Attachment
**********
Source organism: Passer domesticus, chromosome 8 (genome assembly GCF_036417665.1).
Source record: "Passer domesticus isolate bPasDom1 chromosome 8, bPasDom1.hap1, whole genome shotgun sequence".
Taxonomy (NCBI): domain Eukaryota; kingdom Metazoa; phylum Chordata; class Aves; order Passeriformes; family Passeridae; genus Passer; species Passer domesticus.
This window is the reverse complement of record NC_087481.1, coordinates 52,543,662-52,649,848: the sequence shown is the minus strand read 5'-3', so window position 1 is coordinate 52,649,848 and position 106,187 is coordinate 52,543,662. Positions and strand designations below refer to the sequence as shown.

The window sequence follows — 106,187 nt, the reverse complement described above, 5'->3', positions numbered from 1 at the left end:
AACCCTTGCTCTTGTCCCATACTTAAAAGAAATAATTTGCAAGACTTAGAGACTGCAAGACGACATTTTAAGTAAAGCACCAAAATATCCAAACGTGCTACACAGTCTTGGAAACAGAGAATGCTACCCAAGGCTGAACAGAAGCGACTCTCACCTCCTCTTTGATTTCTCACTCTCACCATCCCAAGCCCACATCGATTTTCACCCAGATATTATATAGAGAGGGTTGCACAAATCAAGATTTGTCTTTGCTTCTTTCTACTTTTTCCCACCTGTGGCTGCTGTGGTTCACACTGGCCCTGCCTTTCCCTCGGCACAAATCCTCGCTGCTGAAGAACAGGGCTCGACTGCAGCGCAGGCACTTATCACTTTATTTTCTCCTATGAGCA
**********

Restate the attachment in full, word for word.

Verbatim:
Source organism: Passer domesticus, chromosome 8 (genome assembly GCF_036417665.1).
Source record: "Passer domesticus isolate bPasDom1 chromosome 8, bPasDom1.hap1, whole genome shotgun sequence".
Taxonomy (NCBI): domain Eukaryota; kingdom Metazoa; phylum Chordata; class Aves; order Passeriformes; family Passeridae; genus Passer; species Passer domesticus.
This window is the reverse complement of record NC_087481.1, coordinates 52,543,662-52,649,848: the sequence shown is the minus strand read 5'-3', so window position 1 is coordinate 52,649,848 and position 106,187 is coordinate 52,543,662. Positions and strand designations below refer to the sequence as shown.

The window sequence follows — 106,187 nt, the reverse complement described above, 5'->3', positions numbered from 1 at the left end:
AACCCTTGCTCTTGTCCCATACTTAAAAGAAATAATTTGCAAGACTTAGAGACTGCAAGACGACATTTTAAGTAAAGCACCAAAATATCCAAACGTGCTACACAGTCTTGGAAACAGAGAATGCTACCCAAGGCTGAACAGAAGCGACTCTCACCTCCTCTTTGATTTCTCACTCTCACCATCCCAAGCCCACATCGATTTTCACCCAGATATTATATAGAGAGGGTTGCACAAATCAAGATTTGTCTTTGCTTCTTTCTACTTTTTCCCACCTGTGGCTGCTGTGGTTCACACTGGCCCTGCCTTTCCCTCGGCACAAATCCTCGCTGCTGAAGAACAGGGCTCGACTGCAGCGCAGGCACTTATCACTTTATTTTCTCCTATGAGCA